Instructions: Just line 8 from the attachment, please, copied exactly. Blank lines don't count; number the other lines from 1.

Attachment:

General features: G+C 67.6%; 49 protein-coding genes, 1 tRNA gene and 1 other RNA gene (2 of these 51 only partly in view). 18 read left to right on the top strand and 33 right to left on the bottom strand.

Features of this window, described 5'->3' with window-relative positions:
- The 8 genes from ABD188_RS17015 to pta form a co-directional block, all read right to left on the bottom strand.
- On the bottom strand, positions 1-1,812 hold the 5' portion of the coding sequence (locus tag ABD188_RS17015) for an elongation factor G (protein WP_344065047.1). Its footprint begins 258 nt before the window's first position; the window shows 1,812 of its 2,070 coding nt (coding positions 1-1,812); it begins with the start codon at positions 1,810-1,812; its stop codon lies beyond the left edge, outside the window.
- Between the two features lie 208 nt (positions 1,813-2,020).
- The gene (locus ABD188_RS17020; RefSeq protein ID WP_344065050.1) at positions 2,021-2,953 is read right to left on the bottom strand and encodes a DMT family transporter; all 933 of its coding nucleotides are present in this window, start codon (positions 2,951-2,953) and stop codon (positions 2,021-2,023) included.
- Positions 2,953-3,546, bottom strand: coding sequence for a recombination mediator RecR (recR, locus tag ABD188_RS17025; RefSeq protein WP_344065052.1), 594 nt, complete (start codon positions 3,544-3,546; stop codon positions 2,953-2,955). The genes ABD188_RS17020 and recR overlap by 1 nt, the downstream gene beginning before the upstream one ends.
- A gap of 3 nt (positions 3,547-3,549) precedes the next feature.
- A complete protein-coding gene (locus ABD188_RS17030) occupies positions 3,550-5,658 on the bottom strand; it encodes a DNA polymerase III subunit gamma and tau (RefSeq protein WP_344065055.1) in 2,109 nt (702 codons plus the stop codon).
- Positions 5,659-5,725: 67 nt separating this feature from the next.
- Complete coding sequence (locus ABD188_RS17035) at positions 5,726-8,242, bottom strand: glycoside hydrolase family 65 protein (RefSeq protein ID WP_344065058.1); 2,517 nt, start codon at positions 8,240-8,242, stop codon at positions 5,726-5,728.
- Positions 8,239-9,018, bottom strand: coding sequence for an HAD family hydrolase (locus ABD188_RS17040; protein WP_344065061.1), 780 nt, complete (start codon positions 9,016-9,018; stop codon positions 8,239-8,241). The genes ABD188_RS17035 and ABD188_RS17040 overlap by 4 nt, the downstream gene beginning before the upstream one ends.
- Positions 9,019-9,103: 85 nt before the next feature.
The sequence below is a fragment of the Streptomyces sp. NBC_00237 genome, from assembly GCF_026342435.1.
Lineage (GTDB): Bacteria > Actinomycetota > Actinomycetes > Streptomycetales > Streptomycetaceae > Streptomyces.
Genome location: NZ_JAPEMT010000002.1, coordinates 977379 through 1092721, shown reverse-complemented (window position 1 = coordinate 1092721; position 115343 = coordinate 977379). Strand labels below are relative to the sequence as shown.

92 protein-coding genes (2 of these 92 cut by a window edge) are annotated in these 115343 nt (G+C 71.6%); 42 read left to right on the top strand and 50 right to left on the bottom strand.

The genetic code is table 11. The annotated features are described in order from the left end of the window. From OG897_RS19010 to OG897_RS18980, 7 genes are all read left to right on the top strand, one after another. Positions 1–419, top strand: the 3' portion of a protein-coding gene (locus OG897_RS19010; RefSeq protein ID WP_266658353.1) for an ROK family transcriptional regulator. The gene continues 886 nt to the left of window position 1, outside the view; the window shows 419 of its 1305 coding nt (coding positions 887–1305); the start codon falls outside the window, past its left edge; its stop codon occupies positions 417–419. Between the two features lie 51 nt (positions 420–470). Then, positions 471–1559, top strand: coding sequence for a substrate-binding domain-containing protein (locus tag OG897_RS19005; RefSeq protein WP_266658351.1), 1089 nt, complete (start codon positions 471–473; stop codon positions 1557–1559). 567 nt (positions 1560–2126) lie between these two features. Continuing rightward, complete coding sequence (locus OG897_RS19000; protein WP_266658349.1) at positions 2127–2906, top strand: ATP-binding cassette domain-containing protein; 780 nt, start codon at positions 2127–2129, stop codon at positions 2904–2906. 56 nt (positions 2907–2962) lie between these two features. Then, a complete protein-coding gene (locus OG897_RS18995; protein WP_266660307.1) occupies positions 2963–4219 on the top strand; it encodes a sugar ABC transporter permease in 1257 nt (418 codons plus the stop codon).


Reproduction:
- A gap of 3 nt (positions 3,547-3,549) precedes the next feature.